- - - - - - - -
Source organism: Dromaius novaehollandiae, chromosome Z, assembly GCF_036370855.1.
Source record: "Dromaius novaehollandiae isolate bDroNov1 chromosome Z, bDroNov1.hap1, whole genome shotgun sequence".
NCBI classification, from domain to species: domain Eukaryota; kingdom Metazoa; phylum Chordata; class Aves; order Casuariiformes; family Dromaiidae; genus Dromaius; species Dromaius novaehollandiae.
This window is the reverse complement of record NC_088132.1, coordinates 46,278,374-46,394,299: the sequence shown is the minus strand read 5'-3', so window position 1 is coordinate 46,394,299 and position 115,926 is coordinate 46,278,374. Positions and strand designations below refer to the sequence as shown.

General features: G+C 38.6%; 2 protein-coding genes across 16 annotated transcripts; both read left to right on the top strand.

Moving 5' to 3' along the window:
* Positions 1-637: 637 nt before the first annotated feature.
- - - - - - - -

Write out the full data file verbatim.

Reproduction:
Source organism: Dromaius novaehollandiae, chromosome Z, assembly GCF_036370855.1.
Source record: "Dromaius novaehollandiae isolate bDroNov1 chromosome Z, bDroNov1.hap1, whole genome shotgun sequence".
NCBI classification, from domain to species: domain Eukaryota; kingdom Metazoa; phylum Chordata; class Aves; order Casuariiformes; family Dromaiidae; genus Dromaius; species Dromaius novaehollandiae.
This window is the reverse complement of record NC_088132.1, coordinates 46,278,374-46,394,299: the sequence shown is the minus strand read 5'-3', so window position 1 is coordinate 46,394,299 and position 115,926 is coordinate 46,278,374. Positions and strand designations below refer to the sequence as shown.

General features: G+C 38.6%; 2 protein-coding genes across 16 annotated transcripts; both read left to right on the top strand.

Moving 5' to 3' along the window:
* Positions 1-637: 637 nt before the first annotated feature.